• 1877: One of the key dates for the series, with circulated examples often valued at $750 to $1,000 and up. Uncirculated examples can fetch $3,000 to $4,000 or more, depending on the grade.
  • 1909-S: Another key date, with circulated coins valued around $400 to $500 and uncirculated examples reaching $1,000 to $2,000 or more.
  • 1864-L (with L on Ribbon): Circulated examples can be worth $50 to $100, while uncirculated grades might fetch $200 to $500+.
  • 1872: This year can bring $100+ in circulated conditions and significantly more in higher grades.

Condition Matters:

The condition (or grade) of the coin plays a significant role in its value. Coins graded by reputable services like PCGS or NGC can command higher prices, especially in uncirculated conditions. "Full Liberty" visible in the headband of the Indian's headdress is a sign of a well-preserved coin and can increase value.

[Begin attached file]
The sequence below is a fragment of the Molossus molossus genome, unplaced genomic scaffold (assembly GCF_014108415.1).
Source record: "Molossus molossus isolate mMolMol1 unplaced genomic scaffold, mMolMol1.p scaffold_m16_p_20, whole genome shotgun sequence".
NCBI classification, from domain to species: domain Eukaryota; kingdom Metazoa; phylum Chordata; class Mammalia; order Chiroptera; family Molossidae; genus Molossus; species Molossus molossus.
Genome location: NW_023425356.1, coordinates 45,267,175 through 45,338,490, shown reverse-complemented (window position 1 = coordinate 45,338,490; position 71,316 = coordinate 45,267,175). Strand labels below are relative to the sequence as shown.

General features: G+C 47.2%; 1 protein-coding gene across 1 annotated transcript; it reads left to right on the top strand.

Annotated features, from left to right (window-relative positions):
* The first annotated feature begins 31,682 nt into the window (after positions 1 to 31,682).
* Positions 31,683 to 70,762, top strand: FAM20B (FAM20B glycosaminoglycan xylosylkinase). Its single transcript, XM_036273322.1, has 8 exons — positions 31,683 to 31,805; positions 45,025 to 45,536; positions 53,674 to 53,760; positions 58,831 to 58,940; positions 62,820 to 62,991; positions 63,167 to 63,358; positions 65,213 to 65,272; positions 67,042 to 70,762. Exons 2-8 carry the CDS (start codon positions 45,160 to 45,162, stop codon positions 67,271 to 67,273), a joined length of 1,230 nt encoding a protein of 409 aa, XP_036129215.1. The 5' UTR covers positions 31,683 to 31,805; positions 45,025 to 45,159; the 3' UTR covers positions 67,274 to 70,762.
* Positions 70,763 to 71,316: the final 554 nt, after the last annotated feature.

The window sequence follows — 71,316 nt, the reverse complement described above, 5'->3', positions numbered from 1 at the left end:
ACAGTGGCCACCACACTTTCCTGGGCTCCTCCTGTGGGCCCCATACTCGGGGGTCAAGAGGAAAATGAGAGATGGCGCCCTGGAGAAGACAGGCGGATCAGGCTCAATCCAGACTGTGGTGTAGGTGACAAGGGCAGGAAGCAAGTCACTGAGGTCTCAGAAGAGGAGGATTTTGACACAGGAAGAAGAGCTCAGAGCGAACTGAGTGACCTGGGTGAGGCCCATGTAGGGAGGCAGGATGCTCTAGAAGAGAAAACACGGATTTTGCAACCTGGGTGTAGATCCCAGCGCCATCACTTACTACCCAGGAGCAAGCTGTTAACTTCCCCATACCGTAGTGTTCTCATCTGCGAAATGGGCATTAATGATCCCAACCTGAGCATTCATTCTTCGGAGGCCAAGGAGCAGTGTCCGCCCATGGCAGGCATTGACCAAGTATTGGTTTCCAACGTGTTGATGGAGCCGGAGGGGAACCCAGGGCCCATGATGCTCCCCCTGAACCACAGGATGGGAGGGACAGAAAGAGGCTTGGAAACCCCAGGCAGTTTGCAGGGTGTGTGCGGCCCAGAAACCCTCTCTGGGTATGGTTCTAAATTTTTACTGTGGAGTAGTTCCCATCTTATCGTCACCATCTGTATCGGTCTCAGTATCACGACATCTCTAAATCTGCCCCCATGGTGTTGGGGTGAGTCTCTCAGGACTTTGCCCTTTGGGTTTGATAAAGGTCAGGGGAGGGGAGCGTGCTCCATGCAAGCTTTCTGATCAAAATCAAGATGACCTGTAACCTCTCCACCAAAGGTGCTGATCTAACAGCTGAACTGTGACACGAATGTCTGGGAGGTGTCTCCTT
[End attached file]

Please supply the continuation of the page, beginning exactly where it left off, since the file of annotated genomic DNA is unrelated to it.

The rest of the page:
Special Varieties:

Certain varieties, such as doubled dies or those with unique mint errors, can be particularly valuable, often reaching into the thousands depending on the rarity and condition.

Learn more about Indian Head Penny Mintage >

Indian Head Cent Varieties

1859 Indian Head: copper-nickel Laurel wreath reverse design

Within the years this coin was in circulation, there were three different varieties of the Indian Head Cent. The first variety can be categorized as the 1859 copper-nickel Laurel wreath reverse design. This was America’s introduction to the Indian Head Cent, and a series that would grow to become iconic in American numismatic history. The obverse of the coin displays a bust of Lady Liberty facing towards the left, adorning a Native American headdress. The reverse features a laurel wreath, which is actually different from the well known wreath of wheat design that was used in later years of the Indian Head. The coin has a diameter of 19 millimeters and a weight of 4.67 grams, adhering to the standard specifications for one cent coins of that era. James Longacre actually incorporated a signature of sorts on the coin, his initials J.B.L. on the ribbon of the headdress of Lady Liberty. As the first year of issue of the Indian Head Cent, this coin is unique in its design with multiple features of the coin being changed just one year later, and never reverting back to the original. Collectors often seek out this year in particular as a key date, and a valuable piece of their collections.